NEC Corp. has signed an OEM deal with a company that specializes in providing storage services and solutions to high-performance computing and government users.
After a search spurred by an unnamed government agency looking for more reliable drive technology, RAID Inc. settled on NEC’s D-Series Enterprise Modular Storage products, which the company will re-brand. RAID Inc. COO Bob Picardi said the company has already received orders for the system.
Picardi said “a major government agency” was looking to solve a problem it termed “silent drive failure”: the inability of the RAID controller to read all the data on a drive.
RAID Inc. turned to NEC for its SATA read verification to detect silent read errors and its Phoenix self-healing technology to reduce hard disk drive rebuilds.
“We hit gold with this,” said Picardi. “We think it’s unique, and we have the customers and orders to prove it.”
Marc Staimer, president of Dragon Slayer Consulting, agreed. “Their advantage with SATA data integrity (elimination of silent read errors) is currently unique,” Staimer wrote in an e-mail.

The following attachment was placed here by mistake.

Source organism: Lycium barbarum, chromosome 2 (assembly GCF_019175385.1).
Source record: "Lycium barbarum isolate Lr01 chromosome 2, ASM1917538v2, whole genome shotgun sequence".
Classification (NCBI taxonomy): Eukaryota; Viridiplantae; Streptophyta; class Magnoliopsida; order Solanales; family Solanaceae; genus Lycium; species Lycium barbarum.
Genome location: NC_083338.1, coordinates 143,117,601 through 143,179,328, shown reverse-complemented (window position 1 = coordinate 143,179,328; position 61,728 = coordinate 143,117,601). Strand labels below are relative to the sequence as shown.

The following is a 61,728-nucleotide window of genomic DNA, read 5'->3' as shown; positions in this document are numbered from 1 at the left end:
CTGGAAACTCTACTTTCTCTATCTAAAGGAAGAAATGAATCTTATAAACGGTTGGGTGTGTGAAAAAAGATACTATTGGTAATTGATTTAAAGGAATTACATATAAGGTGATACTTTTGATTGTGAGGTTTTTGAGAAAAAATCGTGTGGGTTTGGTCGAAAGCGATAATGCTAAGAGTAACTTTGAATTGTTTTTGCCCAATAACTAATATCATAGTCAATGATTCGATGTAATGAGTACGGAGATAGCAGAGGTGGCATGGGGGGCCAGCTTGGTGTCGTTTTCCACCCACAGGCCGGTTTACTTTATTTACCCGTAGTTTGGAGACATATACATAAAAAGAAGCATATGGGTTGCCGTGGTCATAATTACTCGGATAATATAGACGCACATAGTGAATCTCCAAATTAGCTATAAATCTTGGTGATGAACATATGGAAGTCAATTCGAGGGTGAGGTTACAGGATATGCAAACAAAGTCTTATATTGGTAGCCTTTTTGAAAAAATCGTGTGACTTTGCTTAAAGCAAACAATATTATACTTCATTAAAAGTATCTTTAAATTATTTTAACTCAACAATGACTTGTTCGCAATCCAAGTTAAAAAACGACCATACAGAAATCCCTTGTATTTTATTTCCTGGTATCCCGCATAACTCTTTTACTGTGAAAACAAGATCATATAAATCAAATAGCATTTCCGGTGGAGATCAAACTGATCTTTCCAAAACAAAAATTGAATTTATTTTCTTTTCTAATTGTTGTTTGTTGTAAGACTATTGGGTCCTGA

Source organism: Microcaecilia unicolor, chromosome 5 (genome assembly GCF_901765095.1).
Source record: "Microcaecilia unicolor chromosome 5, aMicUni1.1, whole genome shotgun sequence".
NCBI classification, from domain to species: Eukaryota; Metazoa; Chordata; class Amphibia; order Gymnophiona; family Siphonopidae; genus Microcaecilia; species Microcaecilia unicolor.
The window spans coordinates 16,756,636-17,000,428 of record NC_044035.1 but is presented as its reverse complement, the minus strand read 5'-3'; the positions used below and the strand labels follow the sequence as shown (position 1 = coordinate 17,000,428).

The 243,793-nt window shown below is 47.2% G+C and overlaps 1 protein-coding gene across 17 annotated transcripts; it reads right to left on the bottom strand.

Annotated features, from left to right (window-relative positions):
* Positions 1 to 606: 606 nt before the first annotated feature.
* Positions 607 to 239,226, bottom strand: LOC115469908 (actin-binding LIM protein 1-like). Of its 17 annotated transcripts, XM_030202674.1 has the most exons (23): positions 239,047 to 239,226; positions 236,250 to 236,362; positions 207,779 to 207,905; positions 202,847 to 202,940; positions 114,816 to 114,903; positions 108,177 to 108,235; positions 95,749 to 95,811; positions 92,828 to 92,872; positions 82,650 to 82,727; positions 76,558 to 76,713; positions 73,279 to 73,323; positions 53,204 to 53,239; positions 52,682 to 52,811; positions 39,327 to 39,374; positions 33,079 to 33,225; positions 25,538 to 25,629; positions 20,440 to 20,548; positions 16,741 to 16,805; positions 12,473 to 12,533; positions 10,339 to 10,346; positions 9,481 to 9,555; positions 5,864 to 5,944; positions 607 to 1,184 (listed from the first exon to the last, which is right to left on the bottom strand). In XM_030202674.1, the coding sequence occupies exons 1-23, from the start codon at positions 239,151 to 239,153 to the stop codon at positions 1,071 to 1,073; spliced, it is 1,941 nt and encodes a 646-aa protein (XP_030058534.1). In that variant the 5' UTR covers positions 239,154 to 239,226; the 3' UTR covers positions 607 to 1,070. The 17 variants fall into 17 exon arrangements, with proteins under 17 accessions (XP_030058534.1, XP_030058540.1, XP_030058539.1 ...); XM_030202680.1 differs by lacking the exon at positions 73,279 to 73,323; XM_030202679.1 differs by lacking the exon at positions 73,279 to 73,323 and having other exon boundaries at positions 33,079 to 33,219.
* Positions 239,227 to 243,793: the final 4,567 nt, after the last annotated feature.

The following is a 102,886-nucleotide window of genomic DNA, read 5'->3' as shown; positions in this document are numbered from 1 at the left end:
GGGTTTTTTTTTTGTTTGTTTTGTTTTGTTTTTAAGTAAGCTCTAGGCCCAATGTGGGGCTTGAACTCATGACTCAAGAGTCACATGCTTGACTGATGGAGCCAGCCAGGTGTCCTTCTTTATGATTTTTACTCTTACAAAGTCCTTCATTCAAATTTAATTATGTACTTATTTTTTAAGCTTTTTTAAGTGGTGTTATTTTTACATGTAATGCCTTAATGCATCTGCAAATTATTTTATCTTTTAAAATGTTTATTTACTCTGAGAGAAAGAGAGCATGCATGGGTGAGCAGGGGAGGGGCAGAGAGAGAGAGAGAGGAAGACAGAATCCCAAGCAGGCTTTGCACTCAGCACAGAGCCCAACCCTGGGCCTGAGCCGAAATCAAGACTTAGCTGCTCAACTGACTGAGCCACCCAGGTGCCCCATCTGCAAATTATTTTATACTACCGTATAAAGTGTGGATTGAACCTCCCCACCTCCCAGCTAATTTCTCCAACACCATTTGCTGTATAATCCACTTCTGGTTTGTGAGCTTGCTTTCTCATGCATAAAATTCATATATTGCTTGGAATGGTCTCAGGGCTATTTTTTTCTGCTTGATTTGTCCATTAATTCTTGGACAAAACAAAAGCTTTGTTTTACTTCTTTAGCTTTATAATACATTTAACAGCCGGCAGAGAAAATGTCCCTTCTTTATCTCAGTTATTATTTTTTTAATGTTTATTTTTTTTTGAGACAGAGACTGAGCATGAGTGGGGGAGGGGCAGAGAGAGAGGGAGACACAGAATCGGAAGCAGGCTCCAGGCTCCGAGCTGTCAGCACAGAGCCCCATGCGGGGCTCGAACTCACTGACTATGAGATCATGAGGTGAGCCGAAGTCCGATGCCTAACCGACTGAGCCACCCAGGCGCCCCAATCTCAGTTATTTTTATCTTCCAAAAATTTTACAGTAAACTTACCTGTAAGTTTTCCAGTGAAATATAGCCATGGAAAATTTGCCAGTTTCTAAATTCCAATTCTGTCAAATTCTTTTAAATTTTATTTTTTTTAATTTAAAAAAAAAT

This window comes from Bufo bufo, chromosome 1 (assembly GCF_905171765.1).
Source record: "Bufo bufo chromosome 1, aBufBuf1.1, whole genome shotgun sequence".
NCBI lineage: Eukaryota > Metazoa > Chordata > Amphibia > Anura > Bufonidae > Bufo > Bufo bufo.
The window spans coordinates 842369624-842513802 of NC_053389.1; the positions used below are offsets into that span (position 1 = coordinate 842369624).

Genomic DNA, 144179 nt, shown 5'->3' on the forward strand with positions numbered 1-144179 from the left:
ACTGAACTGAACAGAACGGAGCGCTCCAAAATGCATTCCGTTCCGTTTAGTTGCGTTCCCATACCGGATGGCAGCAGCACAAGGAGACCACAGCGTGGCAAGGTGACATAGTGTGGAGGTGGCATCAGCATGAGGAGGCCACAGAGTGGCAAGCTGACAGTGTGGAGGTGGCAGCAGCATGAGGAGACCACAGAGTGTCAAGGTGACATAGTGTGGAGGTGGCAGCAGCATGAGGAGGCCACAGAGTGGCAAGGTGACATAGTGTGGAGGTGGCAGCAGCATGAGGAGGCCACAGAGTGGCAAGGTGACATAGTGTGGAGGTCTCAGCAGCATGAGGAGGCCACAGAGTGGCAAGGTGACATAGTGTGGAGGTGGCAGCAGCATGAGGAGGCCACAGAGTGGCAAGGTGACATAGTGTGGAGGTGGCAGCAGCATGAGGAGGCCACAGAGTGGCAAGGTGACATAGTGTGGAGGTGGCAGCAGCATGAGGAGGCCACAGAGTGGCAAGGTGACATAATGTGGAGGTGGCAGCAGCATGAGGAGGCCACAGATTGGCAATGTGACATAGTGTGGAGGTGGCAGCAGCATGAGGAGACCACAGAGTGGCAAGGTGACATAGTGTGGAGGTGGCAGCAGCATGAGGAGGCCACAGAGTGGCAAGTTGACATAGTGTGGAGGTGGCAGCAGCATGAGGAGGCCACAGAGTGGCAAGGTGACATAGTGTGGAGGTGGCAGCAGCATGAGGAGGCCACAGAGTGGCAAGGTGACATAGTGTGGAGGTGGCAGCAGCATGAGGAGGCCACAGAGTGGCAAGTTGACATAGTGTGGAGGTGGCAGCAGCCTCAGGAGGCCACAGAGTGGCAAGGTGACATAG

“It is a pretty solid, highly scalable SAN storage array,” said Staimer.
NEC also offers RAID Triple Mirror, RAID-3 Double Parity and RAID 6 data protection, full redunandancy, automated physical resource allocation to balance workloads, SAS/SATA intermix for tiered storage, and MAID technology for lower power consumption.
RAID Inc. officials say NEC met all of the company’s requirements for data integrity, SATA read validation, scalable capacity and performance, high performance for sequential throughput, high availability and self-healing capabilities, dynamic provisioning and lower power consumption.
The D-Series starts at 219 GB and will soon be able to scale to more than 1.5 PB, and software options include replication, snapshots, performance, energy conservation and compliance. 8 Gbps Fibre Channel and FCoE are on the product roadmap, said Karen Dutch, NEC’s vice president for advanced storage products.
Dutch said NEC will propel the D-Series into petabyte territory later this year with the introduction of the D-8 array. Customers can start with the smaller D-3 and build from there.
Picardi said he expects to price the D-Series arrays at less than $1 a gigabyte.